LIVE FROM GSMA MOBILE WORLD CONGRESS 2014: A joint 5G research and innovation programme created by the European Commission and the private sector has upped its investment budget to a combined €4.2 billion as the European Union seeks to seize back its position as the global mobile technology leader.
The 5G Infrastructure PPP (5G PPP) was launched last December as part of a €6.2 billion EU research programme called “Horizon 2020,” with €700 million committed by the Commission to investment in 5G technology.
At the time, the private sector pledged to match this investment, but Neelie Kroes, the European commissioner responsible for the digital agenda, said the private sector has now agreed to match the EU investment by up to five times, “with over €3 billion total for R&I. That’s a win-win for all of us.”
Kroes was speaking at a media briefing together with representatives from Nokia Solutions and Networks (NSN), Ericsson, Orange and Alcatel-Lucent during Mobile World Congress.
Indeed, the contribution from the private sector is expected to reach at least €3.5 billion by 2020, taking the total pot to €4.2 billion.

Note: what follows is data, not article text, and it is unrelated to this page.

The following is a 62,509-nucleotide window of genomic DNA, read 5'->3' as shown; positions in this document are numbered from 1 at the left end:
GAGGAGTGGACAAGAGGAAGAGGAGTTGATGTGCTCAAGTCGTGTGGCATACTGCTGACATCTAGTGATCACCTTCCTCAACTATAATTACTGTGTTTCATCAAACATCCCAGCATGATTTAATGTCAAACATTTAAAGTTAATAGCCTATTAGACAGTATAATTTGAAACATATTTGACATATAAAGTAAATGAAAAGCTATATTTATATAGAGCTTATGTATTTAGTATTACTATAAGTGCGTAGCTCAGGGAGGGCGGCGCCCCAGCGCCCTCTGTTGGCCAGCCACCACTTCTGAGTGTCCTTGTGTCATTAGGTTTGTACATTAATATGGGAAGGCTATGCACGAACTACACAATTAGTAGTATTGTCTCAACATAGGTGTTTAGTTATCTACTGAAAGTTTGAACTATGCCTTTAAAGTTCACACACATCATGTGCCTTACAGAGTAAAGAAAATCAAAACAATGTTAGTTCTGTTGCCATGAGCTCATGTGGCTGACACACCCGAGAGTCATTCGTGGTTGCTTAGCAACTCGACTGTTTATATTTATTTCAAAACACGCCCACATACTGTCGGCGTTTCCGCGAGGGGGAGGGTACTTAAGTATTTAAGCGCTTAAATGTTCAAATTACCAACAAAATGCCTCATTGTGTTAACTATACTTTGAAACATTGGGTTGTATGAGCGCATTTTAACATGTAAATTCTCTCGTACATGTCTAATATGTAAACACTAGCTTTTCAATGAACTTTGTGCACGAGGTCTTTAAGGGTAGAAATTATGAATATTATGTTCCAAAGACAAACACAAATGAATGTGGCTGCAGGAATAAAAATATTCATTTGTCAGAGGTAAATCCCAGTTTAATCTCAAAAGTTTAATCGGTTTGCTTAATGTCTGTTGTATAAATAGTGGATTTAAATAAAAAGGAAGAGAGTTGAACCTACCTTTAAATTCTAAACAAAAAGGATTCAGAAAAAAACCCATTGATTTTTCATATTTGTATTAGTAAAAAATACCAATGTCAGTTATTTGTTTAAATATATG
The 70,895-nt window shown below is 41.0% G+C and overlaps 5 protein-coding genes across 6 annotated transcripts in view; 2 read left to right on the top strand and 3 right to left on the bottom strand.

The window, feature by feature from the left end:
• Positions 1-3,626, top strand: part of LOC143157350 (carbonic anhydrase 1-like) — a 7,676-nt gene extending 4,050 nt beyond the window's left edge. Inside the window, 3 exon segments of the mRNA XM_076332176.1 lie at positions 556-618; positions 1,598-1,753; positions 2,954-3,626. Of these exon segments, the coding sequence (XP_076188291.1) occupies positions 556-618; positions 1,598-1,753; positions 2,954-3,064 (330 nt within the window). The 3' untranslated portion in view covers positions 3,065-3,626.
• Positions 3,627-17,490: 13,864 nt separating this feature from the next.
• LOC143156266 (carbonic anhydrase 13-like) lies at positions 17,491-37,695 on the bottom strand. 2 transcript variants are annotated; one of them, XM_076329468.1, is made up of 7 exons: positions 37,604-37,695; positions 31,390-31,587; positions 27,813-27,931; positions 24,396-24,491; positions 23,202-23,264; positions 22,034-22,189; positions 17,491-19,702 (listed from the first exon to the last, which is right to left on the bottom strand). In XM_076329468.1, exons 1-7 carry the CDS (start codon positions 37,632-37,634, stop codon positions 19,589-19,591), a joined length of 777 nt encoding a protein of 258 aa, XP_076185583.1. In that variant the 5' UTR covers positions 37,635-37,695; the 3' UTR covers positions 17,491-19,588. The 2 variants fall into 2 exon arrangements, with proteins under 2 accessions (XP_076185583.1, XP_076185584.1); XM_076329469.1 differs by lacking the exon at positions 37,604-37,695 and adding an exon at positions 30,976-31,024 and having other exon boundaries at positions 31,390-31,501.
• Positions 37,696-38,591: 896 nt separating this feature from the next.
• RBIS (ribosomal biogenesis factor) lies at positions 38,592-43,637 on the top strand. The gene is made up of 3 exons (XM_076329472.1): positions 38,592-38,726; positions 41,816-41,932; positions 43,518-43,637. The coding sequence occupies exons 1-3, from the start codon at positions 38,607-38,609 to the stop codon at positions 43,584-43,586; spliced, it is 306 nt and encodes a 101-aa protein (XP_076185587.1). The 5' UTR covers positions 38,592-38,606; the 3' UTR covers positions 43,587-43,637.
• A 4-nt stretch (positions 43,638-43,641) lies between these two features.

Kroes has previously said that the EU should focus on regaining the leadership in mobile innovation after falling behind the U.S. and Asia in LTE.
In her view, a healthy telecoms market is critical to underpin the health of the entire region, and to help resolve the issue of youth unemployment. Nonetheless, it’s clear that while 5G investment is now in progress, no one really knows what it is yet.
“I have no idea what 5G is,” said NSN’s head of technology and innovation Hossein Moiin. “It will be defined in the future. What we do know is what direction it will take.”
The general consensus among companies on the panel with Kroes was that whatever 5G will be, it will be user-centric, more dynamic and energy efficient, and will use all types of frequency bands. In essence it will pervade all areas of life as it embraces new services from the Internet of Things, M2M through to business-critical applications.
Whatever 5G is, “it should not be 4G-plus one,” said Mari-Noëlle Jégo-Laveissiere, head of innovation, marketing and technologies division at Orange.